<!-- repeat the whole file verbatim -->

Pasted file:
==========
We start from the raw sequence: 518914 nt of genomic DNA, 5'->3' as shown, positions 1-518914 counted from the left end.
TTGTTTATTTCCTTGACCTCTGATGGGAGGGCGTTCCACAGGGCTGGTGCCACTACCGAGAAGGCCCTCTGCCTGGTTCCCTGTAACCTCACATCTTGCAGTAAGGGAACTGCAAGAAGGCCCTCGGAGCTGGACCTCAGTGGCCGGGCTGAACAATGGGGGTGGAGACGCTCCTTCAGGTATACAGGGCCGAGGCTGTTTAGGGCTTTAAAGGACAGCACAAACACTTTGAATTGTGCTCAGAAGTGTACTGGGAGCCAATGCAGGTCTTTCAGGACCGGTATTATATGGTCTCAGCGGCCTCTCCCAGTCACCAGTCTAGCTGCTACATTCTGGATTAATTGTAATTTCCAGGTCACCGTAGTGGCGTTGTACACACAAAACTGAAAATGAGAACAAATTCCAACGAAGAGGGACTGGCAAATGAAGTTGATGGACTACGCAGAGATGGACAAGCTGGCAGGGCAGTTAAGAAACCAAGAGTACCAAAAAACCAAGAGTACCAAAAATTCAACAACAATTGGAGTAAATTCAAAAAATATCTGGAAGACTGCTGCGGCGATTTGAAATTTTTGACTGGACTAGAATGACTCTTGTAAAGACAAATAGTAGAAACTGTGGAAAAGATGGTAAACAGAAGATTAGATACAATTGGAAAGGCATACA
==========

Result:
We start from the raw sequence: 518914 nt of genomic DNA, 5'->3' as shown, positions 1-518914 counted from the left end.
TTGTTTATTTCCTTGACCTCTGATGGGAGGGCGTTCCACAGGGCTGGTGCCACTACCGAGAAGGCCCTCTGCCTGGTTCCCTGTAACCTCACATCTTGCAGTAAGGGAACTGCAAGAAGGCCCTCGGAGCTGGACCTCAGTGGCCGGGCTGAACAATGGGGGTGGAGACGCTCCTTCAGGTATACAGGGCCGAGGCTGTTTAGGGCTTTAAAGGACAGCACAAACACTTTGAATTGTGCTCAGAAGTGTACTGGGAGCCAATGCAGGTCTTTCAGGACCGGTATTATATGGTCTCAGCGGCCTCTCCCAGTCACCAGTCTAGCTGCTACATTCTGGATTAATTGTAATTTCCAGGTCACCGTAGTGGCGTTGTACACACAAAACTGAAAATGAGAACAAATTCCAACGAAGAGGGACTGGCAAATGAAGTTGATGGACTACGCAGAGATGGACAAGCTGGCAGGGCAGTTAAGAAACCAAGAGTACCAAAAAACCAAGAGTACCAAAAATTCAACAACAATTGGAGTAAATTCAAAAAATATCTGGAAGACTGCTGCGGCGATTTGAAATTTTTGACTGGACTAGAATGACTCTTGTAAAGACAAATAGTAGAAACTGTGGAAAAGATGGTAAACAGAAGATTAGATACAATTGGAAAGGCATACA